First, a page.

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I Have Some Reservations: A Nonprofit’s Guide to Financial Overages

For nonprofits without specialized accounting personnel, the budget discussion often ends with the annual budget. Numbers are carefully monitored and dollars accounted for, but in a fairly vague way. But what if something positively disrupts this balance--say, a large donation from a generous donor’s estate?

Coins in a jar

So exciting is this idea that many nonprofit leaders haven’t even given it much thought, and speculate that the easy answer is putting the money into a reserve to allow funds for a rainy day or other “to be determined” emergency. Frequently, a reserve is a place for money with no specific purpose to go, and there isn’t a specific plan for what happens to it.

Why have a reserve?

Reasons for financial reserves might vary between organizations, but most have them for one of three reasons. The first is that money can be unexpectedly needed to replace things or even to repair them. Especially in this age of technology, equipment breaks. Buildings atrophy, air conditioners break, and plumbing needs repaired--and all require cash on hand.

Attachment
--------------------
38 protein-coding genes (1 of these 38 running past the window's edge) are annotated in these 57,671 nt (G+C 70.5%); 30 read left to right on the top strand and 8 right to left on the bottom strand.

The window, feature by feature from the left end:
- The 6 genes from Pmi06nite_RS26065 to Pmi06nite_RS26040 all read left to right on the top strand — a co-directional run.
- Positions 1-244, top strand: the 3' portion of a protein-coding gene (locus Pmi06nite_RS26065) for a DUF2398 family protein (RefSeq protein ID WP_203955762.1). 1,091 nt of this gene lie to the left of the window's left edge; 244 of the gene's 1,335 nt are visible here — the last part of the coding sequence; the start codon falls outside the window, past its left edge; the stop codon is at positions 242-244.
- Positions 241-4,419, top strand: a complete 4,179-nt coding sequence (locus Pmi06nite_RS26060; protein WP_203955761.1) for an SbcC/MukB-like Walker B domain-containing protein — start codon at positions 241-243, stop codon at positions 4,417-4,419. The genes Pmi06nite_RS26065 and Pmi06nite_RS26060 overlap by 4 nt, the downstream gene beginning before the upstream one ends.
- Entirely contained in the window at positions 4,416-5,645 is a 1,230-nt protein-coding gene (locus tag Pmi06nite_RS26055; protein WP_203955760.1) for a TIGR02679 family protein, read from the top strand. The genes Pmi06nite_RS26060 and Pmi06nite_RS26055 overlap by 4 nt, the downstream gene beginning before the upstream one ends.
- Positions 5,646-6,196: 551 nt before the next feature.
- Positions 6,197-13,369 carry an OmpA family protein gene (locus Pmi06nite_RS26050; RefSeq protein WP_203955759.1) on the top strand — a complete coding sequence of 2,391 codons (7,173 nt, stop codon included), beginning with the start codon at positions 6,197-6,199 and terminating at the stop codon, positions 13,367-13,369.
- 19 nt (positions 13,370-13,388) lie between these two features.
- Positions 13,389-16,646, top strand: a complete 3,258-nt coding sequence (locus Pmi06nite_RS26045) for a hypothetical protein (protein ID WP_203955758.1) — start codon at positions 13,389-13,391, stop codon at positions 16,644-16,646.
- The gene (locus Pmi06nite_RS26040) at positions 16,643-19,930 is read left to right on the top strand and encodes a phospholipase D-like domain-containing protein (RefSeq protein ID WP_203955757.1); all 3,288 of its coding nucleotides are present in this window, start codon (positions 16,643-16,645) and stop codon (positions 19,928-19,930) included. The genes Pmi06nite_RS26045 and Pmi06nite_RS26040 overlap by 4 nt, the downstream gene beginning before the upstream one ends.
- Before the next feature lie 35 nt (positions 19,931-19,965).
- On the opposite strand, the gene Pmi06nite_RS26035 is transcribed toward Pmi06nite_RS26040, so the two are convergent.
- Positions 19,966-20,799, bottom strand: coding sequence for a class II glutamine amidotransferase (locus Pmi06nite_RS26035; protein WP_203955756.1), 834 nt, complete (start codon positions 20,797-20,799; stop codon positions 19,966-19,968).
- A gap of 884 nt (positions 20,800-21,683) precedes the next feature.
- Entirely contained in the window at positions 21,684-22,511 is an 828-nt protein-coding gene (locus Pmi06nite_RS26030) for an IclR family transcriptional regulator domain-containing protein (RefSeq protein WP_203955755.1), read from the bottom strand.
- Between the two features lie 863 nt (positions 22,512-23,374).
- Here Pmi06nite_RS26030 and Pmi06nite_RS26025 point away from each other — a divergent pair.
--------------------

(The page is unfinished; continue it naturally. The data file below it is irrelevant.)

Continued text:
The second reason for a financial reserve is uncontrollable external factors, like the loss or delay of a grant, a donor withdrawing support, or the failure of a historically successful event. Finally, organizations have reserve funds to help with future strategy. This can include expanding the organization’s footprint by hiring new staff, etc.

Talking numbers

It’s difficult to put hard numbers on how much money a nonprofit organization should have in these three categories, mostly because organizational purposes and budgets vary so greatly. A financial reserve that covers three months of expenses is helpful, but how exactly might an organization spend it? There are always different obligations, commitments, and risks.

Why this is dangerous

Talking about reserves in vague ways makes it easy not to save for them. If you aren’t sure how your money will be used or when, it is easy to misspend or fail to save. Answering questions about why, when, and what if scenarios can help ensure you have the correct amount of savings for your nonprofit organization to achieve your goals.

Get specific

While you should maintain a reserve fund, it will serve you well to outline your goals for saving and your requirements for use. While unexpected things can and will happen, we’re smarter with our money when we’ve considered a scenario before.

Reserves are necessary, but they should come with careful consideration. By working with a nonprofit accountant or other financial planner, you ensure that your organization is set up to succeed in accomplishing the goals you set out to achieve.

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